“We’re all about supporting the local church,” says Christina Davies, who oversees operations and training for Mission to the World’s Disaster Response Ministry, which has provided medical relief, reconstruction, counseling, and mitigation for the victims of more than 20 natural disasters worldwide since 1998.

“MTW Disaster Response acts like a wedge for church planters in an area—and it often allows us to go into areas where people aren’t normally open to the gospel,” said Davies. “This also helps with follow-up. After our teams leave, the church planters and missionaries can continue ministry long-term.”

MTW Disaster Response is capable of responding anywhere around the world, in recent years traveling to aid victims of the Chinese earthquake, Burmese cyclone, Sri Lankan tsunami, and Haitian hurricanes. Typically, they send an assessment team immediately after the disaster to determine what kind of help is needed, then send disaster response teams thereafter as long as the urgent need continues.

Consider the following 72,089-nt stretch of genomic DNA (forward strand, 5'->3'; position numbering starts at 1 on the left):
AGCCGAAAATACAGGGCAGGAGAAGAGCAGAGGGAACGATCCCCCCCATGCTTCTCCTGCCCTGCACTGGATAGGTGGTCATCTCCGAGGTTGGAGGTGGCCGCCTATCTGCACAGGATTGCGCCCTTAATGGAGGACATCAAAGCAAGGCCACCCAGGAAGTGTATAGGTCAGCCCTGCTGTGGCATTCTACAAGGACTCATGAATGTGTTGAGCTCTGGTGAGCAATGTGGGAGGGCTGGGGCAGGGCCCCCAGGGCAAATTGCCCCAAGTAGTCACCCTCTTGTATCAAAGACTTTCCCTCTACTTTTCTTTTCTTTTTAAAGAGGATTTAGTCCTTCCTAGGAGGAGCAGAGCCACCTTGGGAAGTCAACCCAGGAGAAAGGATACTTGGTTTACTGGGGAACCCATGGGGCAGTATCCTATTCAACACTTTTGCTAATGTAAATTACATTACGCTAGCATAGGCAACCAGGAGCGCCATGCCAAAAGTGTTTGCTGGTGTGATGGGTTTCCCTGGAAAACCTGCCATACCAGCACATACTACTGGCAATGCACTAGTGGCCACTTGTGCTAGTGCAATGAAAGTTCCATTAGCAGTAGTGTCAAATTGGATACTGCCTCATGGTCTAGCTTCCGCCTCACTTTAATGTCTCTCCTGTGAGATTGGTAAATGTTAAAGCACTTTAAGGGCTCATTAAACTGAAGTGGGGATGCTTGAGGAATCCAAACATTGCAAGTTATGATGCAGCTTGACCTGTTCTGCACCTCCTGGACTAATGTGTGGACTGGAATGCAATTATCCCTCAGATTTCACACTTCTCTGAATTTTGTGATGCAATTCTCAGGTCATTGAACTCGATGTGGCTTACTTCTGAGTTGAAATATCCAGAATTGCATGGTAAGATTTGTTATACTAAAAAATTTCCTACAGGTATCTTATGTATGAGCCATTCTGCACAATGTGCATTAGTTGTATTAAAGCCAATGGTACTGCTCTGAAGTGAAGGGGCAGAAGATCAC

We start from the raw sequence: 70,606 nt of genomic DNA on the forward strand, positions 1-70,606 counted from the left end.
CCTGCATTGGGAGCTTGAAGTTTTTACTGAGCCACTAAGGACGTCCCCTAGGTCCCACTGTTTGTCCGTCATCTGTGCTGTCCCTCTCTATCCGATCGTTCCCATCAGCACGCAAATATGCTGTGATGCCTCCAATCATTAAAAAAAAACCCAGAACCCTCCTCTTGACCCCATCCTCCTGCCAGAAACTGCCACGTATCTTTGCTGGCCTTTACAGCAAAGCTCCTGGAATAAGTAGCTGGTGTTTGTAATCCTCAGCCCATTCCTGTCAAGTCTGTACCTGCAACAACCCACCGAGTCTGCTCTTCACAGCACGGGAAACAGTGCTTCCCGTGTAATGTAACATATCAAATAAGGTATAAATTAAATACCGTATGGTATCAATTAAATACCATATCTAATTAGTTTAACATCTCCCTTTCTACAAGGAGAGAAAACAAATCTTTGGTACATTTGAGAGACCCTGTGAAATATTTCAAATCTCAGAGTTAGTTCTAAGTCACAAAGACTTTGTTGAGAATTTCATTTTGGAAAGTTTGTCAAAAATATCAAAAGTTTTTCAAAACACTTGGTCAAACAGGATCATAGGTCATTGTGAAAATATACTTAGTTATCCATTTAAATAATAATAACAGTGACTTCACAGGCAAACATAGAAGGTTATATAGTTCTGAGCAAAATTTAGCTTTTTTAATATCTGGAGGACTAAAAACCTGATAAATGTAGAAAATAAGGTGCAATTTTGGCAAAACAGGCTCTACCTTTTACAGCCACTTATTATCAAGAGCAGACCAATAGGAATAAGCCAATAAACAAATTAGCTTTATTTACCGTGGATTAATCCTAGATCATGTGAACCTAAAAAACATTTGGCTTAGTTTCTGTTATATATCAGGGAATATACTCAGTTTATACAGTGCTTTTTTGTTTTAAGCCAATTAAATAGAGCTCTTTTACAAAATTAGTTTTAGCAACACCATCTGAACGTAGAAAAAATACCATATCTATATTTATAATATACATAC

“We want to be Jesus’ hands and feet,” said Davies. “ So we find the areas in the affected countries where no one else is working, and we stay longer than many other relief organizations.”

“You came and lived with us and loved us when we didn’t know what else to do.”

She related the story of a Sri Lankan man whose entire family was killed in the 2005 tsunami. Because he spoke English, he offered to be a translator for the MTW Disaster Response team.

“He translated, ate with us, and listened to counseling sessions for two weeks,” said Davies. “But he wasn’t interested in becoming a Christian. He was very angry with God for allowing his family to be killed. But he stayed with us the next week, and the next, and the next. Four weeks later, he finally became a believer. He said, ‘You came and lived with us and loved us when we didn’t know what else to do.’”

Some 200 people are currently trained as Disaster Response volunteers, but Davies said they are always looking to grow their team. “We do need trained medical and counseling and construction volunteers, but we also need people who are not skilled in those areas. Those are the people who keep everything running—setting up camp, helping with water purification, playing with the kids standing in line, preparing food, and just loving on people.”

For a firsthand account of response worker Christina Davies, see A Day in the Life of an MTW Worker.

To learn more about MTW Disaster Response, email response@mtw.org.